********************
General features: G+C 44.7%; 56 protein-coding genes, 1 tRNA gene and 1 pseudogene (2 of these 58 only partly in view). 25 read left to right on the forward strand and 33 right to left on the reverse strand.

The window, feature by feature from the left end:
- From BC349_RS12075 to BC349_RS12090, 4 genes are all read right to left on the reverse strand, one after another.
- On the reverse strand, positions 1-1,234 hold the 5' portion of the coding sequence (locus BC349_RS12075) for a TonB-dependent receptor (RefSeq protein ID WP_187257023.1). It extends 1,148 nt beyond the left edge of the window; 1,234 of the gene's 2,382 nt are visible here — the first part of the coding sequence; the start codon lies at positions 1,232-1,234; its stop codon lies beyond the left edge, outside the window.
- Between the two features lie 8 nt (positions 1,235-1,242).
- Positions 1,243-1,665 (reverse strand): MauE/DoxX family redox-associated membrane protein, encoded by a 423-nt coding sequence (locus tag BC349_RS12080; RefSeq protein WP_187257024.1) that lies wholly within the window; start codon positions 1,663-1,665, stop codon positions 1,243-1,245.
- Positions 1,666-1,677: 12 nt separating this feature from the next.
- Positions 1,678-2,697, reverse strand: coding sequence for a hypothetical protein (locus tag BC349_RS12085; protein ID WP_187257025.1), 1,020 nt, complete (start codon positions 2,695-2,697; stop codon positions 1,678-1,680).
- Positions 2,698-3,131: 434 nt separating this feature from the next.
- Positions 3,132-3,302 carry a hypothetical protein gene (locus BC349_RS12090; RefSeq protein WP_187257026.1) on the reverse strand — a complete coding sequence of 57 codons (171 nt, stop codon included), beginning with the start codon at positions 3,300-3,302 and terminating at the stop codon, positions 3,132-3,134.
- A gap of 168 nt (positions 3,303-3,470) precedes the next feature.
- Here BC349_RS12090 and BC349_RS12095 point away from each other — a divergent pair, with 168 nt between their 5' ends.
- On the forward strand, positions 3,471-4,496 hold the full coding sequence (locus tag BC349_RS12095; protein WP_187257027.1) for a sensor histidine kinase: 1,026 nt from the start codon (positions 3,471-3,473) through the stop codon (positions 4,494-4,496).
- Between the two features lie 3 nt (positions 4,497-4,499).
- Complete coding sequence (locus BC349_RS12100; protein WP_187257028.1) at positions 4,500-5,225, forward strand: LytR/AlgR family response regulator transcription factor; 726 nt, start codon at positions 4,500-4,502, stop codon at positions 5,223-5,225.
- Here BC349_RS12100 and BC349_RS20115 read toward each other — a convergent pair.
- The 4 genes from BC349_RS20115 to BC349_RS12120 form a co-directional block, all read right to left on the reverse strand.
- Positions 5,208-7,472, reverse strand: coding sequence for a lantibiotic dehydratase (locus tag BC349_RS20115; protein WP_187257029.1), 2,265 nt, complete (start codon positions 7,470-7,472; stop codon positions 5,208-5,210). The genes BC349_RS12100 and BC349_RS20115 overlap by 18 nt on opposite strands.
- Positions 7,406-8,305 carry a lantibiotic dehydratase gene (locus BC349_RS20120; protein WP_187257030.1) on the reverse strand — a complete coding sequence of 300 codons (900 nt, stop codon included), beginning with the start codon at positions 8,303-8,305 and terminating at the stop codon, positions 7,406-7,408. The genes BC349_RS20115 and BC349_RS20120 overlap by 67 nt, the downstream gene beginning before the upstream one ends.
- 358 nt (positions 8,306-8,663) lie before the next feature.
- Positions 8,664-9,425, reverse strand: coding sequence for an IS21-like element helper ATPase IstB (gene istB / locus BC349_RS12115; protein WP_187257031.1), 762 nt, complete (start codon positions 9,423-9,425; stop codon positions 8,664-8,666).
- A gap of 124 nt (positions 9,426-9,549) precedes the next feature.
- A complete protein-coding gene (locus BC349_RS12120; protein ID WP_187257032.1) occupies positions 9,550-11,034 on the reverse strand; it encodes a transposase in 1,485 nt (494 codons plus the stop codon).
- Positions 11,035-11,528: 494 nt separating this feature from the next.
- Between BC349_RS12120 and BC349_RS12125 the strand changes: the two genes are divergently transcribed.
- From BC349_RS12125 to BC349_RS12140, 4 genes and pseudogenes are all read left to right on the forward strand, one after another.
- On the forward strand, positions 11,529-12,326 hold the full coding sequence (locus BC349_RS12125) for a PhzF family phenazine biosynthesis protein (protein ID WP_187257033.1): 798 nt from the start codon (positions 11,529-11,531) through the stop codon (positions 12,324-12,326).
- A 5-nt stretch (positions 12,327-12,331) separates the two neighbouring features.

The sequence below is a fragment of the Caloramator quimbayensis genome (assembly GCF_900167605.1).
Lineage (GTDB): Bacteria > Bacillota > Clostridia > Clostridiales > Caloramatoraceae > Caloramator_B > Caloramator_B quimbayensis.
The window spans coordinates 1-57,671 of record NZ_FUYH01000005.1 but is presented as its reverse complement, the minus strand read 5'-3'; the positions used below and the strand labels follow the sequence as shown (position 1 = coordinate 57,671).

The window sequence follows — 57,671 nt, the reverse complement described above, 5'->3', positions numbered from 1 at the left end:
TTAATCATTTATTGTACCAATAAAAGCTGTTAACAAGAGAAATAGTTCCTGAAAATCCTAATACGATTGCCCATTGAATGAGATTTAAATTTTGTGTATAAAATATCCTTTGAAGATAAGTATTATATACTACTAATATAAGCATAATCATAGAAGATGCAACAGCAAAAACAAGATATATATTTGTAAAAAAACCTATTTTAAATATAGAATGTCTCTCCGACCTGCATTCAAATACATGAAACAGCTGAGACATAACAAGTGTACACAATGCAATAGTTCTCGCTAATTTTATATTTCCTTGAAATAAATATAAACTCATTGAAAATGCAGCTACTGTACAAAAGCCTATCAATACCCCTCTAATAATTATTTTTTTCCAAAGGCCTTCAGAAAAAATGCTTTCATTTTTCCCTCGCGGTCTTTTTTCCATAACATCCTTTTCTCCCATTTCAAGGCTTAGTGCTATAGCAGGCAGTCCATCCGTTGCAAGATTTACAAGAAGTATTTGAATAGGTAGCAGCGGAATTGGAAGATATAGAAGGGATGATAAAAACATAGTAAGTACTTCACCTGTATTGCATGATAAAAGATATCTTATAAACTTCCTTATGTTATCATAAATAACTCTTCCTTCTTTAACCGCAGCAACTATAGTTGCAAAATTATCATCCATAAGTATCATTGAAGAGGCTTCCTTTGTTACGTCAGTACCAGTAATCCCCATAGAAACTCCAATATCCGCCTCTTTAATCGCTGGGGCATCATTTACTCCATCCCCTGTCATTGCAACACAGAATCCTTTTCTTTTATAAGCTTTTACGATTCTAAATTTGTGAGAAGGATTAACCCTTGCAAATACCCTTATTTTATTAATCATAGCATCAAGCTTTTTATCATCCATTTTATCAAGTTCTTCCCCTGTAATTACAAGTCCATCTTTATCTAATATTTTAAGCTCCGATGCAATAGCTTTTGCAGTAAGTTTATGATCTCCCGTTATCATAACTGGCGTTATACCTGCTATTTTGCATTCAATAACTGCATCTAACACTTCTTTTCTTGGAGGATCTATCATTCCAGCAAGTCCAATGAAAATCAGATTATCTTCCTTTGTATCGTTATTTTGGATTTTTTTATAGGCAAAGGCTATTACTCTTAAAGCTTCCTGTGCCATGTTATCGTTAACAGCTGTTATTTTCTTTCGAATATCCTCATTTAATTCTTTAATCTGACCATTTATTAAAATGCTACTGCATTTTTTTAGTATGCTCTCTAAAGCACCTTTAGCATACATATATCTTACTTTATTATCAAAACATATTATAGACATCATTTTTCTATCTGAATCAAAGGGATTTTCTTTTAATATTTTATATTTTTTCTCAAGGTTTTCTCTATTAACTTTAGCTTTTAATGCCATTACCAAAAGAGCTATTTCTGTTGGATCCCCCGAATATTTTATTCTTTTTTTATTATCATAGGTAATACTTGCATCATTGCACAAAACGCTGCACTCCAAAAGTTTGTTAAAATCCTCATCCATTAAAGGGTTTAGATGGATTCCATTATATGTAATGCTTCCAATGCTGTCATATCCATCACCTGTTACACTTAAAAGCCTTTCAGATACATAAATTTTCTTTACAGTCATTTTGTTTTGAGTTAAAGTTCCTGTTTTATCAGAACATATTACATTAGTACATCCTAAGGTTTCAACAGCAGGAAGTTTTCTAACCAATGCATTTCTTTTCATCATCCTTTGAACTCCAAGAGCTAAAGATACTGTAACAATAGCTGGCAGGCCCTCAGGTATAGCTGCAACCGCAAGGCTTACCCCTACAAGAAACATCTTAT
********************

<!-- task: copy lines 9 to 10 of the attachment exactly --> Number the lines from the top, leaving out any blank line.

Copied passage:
- Positions 2,698-3,131: 434 nt separating this feature from the next.
- Positions 3,132-3,302 carry a hypothetical protein gene (locus BC349_RS12090; RefSeq protein WP_187257026.1) on the reverse strand — a complete coding sequence of 57 codons (171 nt, stop codon included), beginning with the start codon at positions 3,300-3,302 and terminating at the stop codon, positions 3,132-3,134.